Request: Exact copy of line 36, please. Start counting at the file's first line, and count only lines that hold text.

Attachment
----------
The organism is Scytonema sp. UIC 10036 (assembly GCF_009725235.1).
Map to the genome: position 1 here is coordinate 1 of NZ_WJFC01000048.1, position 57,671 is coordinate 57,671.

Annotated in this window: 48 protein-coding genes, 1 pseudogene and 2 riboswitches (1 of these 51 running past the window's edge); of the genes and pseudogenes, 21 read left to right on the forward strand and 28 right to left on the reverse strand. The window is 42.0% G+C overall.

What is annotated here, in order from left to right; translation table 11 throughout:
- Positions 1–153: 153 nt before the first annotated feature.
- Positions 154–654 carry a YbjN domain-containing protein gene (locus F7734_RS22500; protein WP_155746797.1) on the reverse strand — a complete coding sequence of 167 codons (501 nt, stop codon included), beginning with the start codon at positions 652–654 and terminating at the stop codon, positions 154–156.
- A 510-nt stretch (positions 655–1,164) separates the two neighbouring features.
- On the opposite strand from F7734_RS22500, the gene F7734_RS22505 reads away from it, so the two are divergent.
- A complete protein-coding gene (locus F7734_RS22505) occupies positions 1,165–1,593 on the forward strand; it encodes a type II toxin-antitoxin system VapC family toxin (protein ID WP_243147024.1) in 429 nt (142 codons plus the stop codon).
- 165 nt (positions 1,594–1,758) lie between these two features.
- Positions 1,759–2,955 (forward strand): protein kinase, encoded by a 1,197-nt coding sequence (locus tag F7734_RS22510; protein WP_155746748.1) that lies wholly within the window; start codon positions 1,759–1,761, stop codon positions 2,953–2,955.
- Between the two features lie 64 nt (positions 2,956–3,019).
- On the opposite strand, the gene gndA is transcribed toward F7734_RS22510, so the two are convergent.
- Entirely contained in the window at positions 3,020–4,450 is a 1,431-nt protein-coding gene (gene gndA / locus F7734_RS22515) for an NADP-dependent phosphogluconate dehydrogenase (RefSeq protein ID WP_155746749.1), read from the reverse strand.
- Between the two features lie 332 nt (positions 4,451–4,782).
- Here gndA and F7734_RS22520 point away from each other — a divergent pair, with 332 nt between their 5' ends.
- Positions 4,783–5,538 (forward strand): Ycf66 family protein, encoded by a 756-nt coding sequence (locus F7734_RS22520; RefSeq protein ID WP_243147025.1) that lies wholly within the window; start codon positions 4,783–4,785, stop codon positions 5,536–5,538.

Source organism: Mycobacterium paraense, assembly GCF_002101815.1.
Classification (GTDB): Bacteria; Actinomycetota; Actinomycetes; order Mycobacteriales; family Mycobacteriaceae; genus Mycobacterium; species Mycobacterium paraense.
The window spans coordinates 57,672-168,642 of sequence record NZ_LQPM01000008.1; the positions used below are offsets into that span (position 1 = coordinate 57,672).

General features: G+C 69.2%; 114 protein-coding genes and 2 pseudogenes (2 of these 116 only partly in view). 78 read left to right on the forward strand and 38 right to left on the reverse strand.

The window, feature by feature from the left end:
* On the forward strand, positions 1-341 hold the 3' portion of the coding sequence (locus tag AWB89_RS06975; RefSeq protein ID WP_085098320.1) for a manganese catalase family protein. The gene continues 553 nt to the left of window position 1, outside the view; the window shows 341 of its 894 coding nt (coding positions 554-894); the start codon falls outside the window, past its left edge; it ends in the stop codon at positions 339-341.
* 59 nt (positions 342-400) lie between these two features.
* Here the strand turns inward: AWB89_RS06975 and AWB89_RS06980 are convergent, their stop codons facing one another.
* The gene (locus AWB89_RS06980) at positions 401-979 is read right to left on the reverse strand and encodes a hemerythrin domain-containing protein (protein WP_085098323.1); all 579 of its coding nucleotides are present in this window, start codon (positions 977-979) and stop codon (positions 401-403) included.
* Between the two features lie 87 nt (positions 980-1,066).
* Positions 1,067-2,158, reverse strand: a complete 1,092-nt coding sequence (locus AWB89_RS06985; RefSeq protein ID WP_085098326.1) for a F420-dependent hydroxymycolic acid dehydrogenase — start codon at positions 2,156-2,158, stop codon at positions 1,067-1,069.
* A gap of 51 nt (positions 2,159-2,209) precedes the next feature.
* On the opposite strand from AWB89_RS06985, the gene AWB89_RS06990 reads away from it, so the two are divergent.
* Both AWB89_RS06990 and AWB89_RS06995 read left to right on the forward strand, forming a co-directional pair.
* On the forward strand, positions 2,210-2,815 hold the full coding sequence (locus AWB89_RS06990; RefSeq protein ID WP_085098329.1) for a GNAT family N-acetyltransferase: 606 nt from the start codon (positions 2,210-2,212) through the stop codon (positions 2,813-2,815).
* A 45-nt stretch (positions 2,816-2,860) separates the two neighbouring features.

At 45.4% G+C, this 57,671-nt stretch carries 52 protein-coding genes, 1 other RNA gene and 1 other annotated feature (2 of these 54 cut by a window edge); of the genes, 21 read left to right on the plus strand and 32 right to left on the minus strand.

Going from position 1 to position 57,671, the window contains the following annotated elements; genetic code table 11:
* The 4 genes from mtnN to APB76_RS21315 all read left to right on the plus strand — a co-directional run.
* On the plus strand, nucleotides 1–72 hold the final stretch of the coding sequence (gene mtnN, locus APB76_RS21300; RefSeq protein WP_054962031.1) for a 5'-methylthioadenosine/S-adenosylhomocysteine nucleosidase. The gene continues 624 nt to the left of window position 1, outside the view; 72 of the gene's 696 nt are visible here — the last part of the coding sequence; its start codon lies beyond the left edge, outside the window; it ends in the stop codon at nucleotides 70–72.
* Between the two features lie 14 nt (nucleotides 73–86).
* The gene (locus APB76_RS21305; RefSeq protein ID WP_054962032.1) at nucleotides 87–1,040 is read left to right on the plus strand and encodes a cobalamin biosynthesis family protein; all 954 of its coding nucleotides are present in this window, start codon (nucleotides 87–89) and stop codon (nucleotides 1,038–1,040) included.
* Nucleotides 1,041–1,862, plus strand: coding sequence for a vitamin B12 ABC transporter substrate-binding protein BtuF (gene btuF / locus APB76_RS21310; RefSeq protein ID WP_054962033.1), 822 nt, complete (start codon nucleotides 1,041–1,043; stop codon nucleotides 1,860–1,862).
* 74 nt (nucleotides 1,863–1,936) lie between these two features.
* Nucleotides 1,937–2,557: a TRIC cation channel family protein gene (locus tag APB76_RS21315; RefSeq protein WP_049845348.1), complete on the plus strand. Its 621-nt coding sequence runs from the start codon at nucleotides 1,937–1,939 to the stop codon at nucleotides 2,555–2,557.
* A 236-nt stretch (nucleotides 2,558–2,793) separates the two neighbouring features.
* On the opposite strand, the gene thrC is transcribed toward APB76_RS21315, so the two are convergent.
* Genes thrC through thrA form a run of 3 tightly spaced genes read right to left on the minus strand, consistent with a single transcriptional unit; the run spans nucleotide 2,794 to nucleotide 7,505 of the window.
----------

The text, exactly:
* The 4 genes from mtnN to APB76_RS21315 all read left to right on the plus strand — a co-directional run.